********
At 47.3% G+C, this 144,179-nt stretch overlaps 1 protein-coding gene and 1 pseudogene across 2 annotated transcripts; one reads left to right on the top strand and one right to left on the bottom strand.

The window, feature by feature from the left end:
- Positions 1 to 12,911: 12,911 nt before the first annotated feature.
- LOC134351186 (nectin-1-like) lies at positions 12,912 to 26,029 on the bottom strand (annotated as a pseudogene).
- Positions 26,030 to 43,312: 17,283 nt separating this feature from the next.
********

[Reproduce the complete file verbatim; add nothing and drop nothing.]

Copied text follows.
At 47.3% G+C, this 144,179-nt stretch overlaps 1 protein-coding gene and 1 pseudogene across 2 annotated transcripts; one reads left to right on the top strand and one right to left on the bottom strand.

The window, feature by feature from the left end:
- Positions 1 to 12,911: 12,911 nt before the first annotated feature.
- LOC134351186 (nectin-1-like) lies at positions 12,912 to 26,029 on the bottom strand (annotated as a pseudogene).
- Positions 26,030 to 43,312: 17,283 nt separating this feature from the next.